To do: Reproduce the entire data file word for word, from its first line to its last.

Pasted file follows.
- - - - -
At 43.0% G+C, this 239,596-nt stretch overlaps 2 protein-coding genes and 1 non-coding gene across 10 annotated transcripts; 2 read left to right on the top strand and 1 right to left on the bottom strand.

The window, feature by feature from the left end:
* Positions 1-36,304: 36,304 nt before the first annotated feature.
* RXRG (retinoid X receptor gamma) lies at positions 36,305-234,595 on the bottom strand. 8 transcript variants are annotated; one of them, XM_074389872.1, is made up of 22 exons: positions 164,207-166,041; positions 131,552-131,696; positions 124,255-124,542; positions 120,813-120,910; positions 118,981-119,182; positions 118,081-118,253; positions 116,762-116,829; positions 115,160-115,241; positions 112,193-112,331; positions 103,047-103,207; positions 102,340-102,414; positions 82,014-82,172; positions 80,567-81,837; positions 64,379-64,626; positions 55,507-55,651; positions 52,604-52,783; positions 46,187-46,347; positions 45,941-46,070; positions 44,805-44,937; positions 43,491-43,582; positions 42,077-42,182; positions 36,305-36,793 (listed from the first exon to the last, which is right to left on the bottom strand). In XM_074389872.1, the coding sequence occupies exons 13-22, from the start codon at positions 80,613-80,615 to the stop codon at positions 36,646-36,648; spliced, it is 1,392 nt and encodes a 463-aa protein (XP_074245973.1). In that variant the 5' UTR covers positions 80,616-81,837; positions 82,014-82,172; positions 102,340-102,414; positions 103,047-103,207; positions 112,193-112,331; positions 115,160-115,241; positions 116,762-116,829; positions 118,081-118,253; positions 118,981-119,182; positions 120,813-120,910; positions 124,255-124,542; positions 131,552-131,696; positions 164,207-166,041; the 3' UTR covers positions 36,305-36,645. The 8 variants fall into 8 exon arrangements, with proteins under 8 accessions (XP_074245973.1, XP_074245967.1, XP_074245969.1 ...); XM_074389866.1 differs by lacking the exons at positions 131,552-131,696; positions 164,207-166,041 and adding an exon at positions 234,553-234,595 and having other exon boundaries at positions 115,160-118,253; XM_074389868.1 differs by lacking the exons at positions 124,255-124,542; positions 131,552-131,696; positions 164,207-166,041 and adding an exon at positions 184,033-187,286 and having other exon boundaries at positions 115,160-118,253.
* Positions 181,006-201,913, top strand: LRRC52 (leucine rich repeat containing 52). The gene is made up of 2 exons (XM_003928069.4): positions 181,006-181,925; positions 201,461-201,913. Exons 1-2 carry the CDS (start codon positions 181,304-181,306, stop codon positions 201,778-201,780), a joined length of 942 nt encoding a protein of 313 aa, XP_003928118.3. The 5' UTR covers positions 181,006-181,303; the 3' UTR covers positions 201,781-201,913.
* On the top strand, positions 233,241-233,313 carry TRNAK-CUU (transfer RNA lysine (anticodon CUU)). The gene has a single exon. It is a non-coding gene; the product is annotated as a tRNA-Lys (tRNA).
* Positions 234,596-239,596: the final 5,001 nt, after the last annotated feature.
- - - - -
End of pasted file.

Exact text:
At 43.0% G+C, this 239,596-nt stretch overlaps 2 protein-coding genes and 1 non-coding gene across 10 annotated transcripts; 2 read left to right on the top strand and 1 right to left on the bottom strand.

The window, feature by feature from the left end:
* Positions 1-36,304: 36,304 nt before the first annotated feature.
* RXRG (retinoid X receptor gamma) lies at positions 36,305-234,595 on the bottom strand. 8 transcript variants are annotated; one of them, XM_074389872.1, is made up of 22 exons: positions 164,207-166,041; positions 131,552-131,696; positions 124,255-124,542; positions 120,813-120,910; positions 118,981-119,182; positions 118,081-118,253; positions 116,762-116,829; positions 115,160-115,241; positions 112,193-112,331; positions 103,047-103,207; positions 102,340-102,414; positions 82,014-82,172; positions 80,567-81,837; positions 64,379-64,626; positions 55,507-55,651; positions 52,604-52,783; positions 46,187-46,347; positions 45,941-46,070; positions 44,805-44,937; positions 43,491-43,582; positions 42,077-42,182; positions 36,305-36,793 (listed from the first exon to the last, which is right to left on the bottom strand). In XM_074389872.1, the coding sequence occupies exons 13-22, from the start codon at positions 80,613-80,615 to the stop codon at positions 36,646-36,648; spliced, it is 1,392 nt and encodes a 463-aa protein (XP_074245973.1). In that variant the 5' UTR covers positions 80,616-81,837; positions 82,014-82,172; positions 102,340-102,414; positions 103,047-103,207; positions 112,193-112,331; positions 115,160-115,241; positions 116,762-116,829; positions 118,081-118,253; positions 118,981-119,182; positions 120,813-120,910; positions 124,255-124,542; positions 131,552-131,696; positions 164,207-166,041; the 3' UTR covers positions 36,305-36,645. The 8 variants fall into 8 exon arrangements, with proteins under 8 accessions (XP_074245973.1, XP_074245967.1, XP_074245969.1 ...); XM_074389866.1 differs by lacking the exons at positions 131,552-131,696; positions 164,207-166,041 and adding an exon at positions 234,553-234,595 and having other exon boundaries at positions 115,160-118,253; XM_074389868.1 differs by lacking the exons at positions 124,255-124,542; positions 131,552-131,696; positions 164,207-166,041 and adding an exon at positions 184,033-187,286 and having other exon boundaries at positions 115,160-118,253.
* Positions 181,006-201,913, top strand: LRRC52 (leucine rich repeat containing 52). The gene is made up of 2 exons (XM_003928069.4): positions 181,006-181,925; positions 201,461-201,913. Exons 1-2 carry the CDS (start codon positions 181,304-181,306, stop codon positions 201,778-201,780), a joined length of 942 nt encoding a protein of 313 aa, XP_003928118.3. The 5' UTR covers positions 181,006-181,303; the 3' UTR covers positions 201,781-201,913.
* On the top strand, positions 233,241-233,313 carry TRNAK-CUU (transfer RNA lysine (anticodon CUU)). The gene has a single exon. It is a non-coding gene; the product is annotated as a tRNA-Lys (tRNA).
* Positions 234,596-239,596: the final 5,001 nt, after the last annotated feature.